SSS says fee hike in January to prolong pension fund life, raise future benefits | Inquirer Business

SSS says fee hike in January to prolong pension fund life, raise future benefits

By: - Reporter / @bendeveraINQ
/ 07:03 PM December 23, 2020

MANILA, Philippines—The top management of the state-run Social Security System (SSS) on Wednesday (Dec. 23) said pushing through with the scheduled increase in private sector employees’ fees to 13 percent next year would not only prolong pension funds but also raise future benefits for members and pensioners.

The SSS, however, shunned calls to give away another P1,000 per month in additional pension benefits—a campaign promise of President Rodrigo Duterte—during the pandemic as it was also struggling as a result of an extended quarantine that led to thousands of businesses being shuttered and millions of Filipinos jobless.


SSS president and chief executive Aurora C. Ignacio told a press briefing that the additional 1-percentage point in contribution rate, which would take effect in January 2021, will be evenly split between employers and employees, with employers paying 8.5 percent and employees 4.5 percent of salaries.

At the current contribution rate of 12 percent, employers pay 8 percent, while employees, 4 percent.


Republic Act (RA) No. 11199 or the Social Security Act of 2018 signed by Duterte in 2019 allowed the Social Security Commission (SSC) — the SSS’s highest governing body — to raise contribution rate by 1 percentage point (ppt) every other year starting 2019 until it reaches 15 percent.

Previously, only the President can approve contribution rate adjustments.

The contribution rate hike to 12 percent (from 11 percent previously) which took effect last year will be followed by increases to 13 percent in 2021, 14 percent in 2023, and 15 percent in 2025.

The SSS had to lobby for legislation amending its charter and allowing the SSC to hike the contribution rate after its fund life was slashed by 10 years to 2032 when pensions were raised by P1,000 per month starting in 2017. Duterte had promised a total of P2,000 per month in pension raise.

The SSS’s fund life currently would last until 2054, according to SSS chief actuary Edgar B. Cruz. This prompted the SSS to look for ways to extend it to perpetuity to support all members and pensioners.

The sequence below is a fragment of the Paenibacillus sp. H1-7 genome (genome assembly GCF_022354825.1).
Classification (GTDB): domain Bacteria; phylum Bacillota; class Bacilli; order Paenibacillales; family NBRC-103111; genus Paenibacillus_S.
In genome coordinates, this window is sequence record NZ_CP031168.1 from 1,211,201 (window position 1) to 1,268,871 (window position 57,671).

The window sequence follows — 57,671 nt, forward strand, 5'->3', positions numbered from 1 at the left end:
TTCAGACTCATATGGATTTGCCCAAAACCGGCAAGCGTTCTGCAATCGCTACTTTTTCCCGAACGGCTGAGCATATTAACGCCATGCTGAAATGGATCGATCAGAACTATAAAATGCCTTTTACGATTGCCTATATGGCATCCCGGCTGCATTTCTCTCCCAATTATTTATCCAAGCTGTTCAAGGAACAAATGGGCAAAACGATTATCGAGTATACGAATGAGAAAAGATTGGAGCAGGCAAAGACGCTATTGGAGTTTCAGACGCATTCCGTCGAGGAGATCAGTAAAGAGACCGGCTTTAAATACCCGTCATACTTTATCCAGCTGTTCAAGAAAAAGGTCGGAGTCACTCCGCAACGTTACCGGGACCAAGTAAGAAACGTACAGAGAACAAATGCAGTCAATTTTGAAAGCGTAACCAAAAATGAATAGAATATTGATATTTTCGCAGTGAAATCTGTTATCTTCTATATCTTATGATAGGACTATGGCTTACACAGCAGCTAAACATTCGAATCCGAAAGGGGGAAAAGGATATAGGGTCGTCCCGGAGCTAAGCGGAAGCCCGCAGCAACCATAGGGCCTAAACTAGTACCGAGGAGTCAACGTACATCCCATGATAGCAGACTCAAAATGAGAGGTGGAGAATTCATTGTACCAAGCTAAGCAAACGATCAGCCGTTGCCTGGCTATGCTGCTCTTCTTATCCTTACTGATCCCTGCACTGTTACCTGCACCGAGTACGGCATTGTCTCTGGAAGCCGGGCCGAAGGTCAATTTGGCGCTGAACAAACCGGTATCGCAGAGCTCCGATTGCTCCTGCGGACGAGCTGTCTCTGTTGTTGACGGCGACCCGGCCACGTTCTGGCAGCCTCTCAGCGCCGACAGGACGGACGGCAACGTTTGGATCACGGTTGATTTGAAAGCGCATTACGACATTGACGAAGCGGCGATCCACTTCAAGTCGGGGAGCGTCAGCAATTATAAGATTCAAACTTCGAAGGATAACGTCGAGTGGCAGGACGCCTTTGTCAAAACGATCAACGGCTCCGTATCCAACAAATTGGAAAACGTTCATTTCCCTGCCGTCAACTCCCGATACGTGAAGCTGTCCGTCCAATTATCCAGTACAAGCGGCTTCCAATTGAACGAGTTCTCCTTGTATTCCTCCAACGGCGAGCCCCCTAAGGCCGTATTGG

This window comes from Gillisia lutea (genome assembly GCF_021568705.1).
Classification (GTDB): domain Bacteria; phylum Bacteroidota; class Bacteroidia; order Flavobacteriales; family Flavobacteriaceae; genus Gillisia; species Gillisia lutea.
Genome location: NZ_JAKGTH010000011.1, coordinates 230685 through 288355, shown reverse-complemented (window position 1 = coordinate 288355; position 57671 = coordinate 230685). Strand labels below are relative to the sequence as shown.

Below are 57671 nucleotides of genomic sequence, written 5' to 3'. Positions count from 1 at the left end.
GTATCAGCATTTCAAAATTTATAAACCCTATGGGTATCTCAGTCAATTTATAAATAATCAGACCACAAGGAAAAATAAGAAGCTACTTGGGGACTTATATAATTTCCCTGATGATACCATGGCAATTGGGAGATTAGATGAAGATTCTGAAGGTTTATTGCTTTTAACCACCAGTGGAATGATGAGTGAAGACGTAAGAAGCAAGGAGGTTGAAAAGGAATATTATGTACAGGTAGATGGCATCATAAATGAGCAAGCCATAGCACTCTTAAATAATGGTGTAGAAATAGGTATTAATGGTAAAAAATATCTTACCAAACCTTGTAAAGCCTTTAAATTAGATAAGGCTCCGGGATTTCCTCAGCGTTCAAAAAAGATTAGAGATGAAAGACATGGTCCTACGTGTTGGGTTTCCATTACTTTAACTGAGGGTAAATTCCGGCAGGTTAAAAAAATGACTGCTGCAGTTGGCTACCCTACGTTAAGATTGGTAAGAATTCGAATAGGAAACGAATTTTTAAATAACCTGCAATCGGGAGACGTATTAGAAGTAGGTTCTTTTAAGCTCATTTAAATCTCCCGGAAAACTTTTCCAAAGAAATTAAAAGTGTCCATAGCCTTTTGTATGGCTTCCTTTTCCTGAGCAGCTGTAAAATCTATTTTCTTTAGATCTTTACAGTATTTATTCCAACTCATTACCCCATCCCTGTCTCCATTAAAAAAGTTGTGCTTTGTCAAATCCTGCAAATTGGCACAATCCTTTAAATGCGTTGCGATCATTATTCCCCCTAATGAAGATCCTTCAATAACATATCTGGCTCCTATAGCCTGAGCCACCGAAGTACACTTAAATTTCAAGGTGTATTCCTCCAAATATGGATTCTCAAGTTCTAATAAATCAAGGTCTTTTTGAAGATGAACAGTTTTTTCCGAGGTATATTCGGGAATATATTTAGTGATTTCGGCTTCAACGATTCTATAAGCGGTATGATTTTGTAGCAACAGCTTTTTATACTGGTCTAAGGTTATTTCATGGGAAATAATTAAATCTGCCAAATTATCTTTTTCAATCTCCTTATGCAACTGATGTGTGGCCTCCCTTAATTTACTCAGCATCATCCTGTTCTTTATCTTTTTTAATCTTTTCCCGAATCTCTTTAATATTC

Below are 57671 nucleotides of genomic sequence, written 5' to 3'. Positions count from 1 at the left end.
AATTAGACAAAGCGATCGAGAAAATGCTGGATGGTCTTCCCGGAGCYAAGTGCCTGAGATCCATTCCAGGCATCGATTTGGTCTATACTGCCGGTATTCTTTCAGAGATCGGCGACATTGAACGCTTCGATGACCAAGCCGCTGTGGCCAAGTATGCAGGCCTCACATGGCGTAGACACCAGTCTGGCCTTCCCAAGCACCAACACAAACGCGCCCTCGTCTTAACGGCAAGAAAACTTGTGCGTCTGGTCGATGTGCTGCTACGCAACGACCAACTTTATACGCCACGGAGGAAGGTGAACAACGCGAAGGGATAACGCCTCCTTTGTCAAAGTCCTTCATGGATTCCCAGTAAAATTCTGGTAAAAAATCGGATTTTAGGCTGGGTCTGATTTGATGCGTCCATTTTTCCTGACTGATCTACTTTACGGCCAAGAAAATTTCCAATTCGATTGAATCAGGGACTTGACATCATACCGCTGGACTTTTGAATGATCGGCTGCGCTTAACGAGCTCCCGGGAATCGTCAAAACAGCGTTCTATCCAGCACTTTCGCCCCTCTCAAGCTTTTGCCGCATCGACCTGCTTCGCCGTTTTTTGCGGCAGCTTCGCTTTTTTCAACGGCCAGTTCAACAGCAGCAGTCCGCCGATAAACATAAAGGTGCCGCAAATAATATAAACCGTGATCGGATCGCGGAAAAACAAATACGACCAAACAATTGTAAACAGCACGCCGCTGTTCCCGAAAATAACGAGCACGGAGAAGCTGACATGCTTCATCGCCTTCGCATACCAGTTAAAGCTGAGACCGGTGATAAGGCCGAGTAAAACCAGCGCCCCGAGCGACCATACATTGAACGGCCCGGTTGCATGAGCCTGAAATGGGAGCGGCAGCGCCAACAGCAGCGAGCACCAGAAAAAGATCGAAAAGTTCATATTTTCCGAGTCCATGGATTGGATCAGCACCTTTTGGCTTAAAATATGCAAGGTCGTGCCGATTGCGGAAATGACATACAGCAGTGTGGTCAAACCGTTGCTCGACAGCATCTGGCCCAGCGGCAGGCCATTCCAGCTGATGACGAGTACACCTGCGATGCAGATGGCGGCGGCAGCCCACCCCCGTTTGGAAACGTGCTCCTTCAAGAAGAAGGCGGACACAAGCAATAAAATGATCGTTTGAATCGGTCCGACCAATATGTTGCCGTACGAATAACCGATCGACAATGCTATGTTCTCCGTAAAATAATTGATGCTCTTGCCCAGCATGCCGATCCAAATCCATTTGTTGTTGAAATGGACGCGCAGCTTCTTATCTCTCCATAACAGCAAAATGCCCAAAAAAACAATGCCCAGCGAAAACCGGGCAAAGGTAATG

In light of this, Cruz said fulfilling the other half of Duterte’s promise at this time would be a “step in the wrong direction” as it would slash fund life by 10 years.

It means that another increase in pensioners’ monthly benefits would leave the SSS with no more money to give away by 2044.


Since another round of pension hike would inflict “a very significant adverse financial impact” on the SSS, Cruz said it would be “very dangerous” to do so. “The future generations will suffer,” he warned.

Ignacio said while the SSS understood the plight of pensioners, the pension fund needed to maintain its actuarial soundness and was looking for additional fund sources to complete Duterte’s promise later on.

Finance Secretary Carlos G. Dominguez III, who chairs the SSC, said in a statement that “upon full implementation in 2025, the reforms under the Social Security Act of 2018 will offset the adverse financial impact of the P1,000-pension increase granted in 2017.”

He said SSS members should “see their higher monthly contributions as their savings and safety net against the future hazards of sickness, maternity, disability, unemployment, old age, death and other contingencies resulting to loss of income or financial burden for them and their beneficiaries.”

“Any drop in collections may lead to cash flow and liquidity issues,” said Dominguez.

“This could endanger the SSS’s ability to provide its members and their beneficiaries with benefits and loan privileges,” Dominguez added.

He said members’ investments were “well-managed and has allowed the pension fund to respond to the needs of members despite the drop in collections during the pandemic.”

The pandemic prompted the SSS to delay collections from an already dwindling number of members while continuing to lend to those reeling from the recession induced by the pandemic. As a result, the SSS shed revenue and saw its net income drop by 8 percent to P28.6 billion as of end-September.

“The SSS expects to further improve its financial performance and have better collections in the years ahead as the economy recovers from the coronavirus pandemic and regains its pre-COVID growth momentum,” Dominguez said.


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TAGS: Business, contributions, Dominguez, economy, increase, members, pandemic, pension fund, pensioners, SSS
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